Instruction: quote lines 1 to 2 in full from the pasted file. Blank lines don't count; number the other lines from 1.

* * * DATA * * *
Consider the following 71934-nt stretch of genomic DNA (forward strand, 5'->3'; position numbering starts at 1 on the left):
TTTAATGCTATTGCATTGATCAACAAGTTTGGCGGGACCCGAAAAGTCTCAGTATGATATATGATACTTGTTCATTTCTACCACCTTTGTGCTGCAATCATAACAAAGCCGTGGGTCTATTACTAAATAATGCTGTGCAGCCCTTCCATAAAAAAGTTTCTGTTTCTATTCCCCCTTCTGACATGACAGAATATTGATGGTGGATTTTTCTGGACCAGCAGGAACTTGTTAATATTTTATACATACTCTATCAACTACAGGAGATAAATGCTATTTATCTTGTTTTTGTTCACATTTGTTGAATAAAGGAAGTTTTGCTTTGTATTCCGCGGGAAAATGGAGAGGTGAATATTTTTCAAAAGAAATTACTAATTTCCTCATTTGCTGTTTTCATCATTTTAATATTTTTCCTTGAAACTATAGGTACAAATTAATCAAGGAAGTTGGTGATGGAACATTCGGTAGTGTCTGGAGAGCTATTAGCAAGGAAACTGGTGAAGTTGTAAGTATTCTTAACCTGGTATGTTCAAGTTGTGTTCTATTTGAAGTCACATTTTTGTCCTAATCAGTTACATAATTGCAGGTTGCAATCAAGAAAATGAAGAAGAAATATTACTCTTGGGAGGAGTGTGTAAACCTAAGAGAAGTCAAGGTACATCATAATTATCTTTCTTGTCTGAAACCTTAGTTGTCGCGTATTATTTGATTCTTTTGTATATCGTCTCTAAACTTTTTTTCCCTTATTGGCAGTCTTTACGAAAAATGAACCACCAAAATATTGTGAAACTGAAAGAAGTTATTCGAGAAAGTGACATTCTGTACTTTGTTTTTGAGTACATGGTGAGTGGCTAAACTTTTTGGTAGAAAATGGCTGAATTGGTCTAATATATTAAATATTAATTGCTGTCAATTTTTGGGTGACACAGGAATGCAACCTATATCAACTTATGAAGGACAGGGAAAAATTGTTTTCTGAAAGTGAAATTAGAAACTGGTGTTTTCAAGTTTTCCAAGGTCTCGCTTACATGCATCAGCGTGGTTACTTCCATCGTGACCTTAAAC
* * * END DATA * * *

Consider the following 71934-nt stretch of genomic DNA (forward strand, 5'->3'; position numbering starts at 1 on the left):
TTTAATGCTATTGCATTGATCAACAAGTTTGGCGGGACCCGAAAAGTCTCAGTATGATATATGATACTTGTTCATTTCTACCACCTTTGTGCTGCAATCATAACAAAGCCGTGGGTCTATTACTAAATAATGCTGTGCAGCCCTTCCATAAAAAAGTTTCTGTTTCTATTCCCCCTTCTGACATGACAGAATATTGATGGTGGATTTTTCTGGACCAGCAGGAACTTGTTAATATTTTATACATACTCTATCAACTACAGGAGATAAATGCTATTTATCTTGTTTTTGTTCACATTTGTTGAATAAAGGAAGTTTTGCTTTGTATTCCGCGGGAAAATGGAGAGGTGAATATTTTTCAAAAGAAATTACTAATTTCCTCATTTGCTGTTTTCATCATTTTAATATTTTTCCTTGAAACTATAGGTACAAATTAATCAAGGAAGTTGGTGATGGAACATTCGGTAGTGTCTGGAGAGCTATTAGCAAGGAAACTGGTGAAGTTGTAAGTATTCTTAACCTGGTATGTTCAAGTTGTGTTCTATTTGAAGTCACATTTTTGTCCTAATCAGTTACATAATTGCAGGTTGCAATCAAGAAAATGAAGAAGAAATATTACTCTTGGGAGGAGTGTGTAAACCTAAGAGAAGTCAAGGTACATCATAATTATCTTTCTTGTCTGAAACCTTAGTTGTCGCGTATTATTTGATTCTTTTGTATATCGTCTCTAAACTTTTTTTCCCTTATTGGCAGTCTTTACGAAAAATGAACCACCAAAATATTGTGAAACTGAAAGAAGTTATTCGAGAAAGTGACATTCTGTACTTTGTTTTTGAGTACATGGTGAGTGGCTAAACTTTTTGGTAGAAAATGGCTGAATTGGTCTAATATATTAAATATTAATTGCTGTCAATTTTTGGGTGACACAGGAATGCAACCTATATCAACTTATGAAGGACAGGGAAAAATTGTTTTCTGAAAGTGAAATTAGAAACTGGTGTTTTCAAGTTTTCCAAGGTCTCGCTTACATGCATCAGCGTGGTTACTTCCATCGTGACCTTAAAC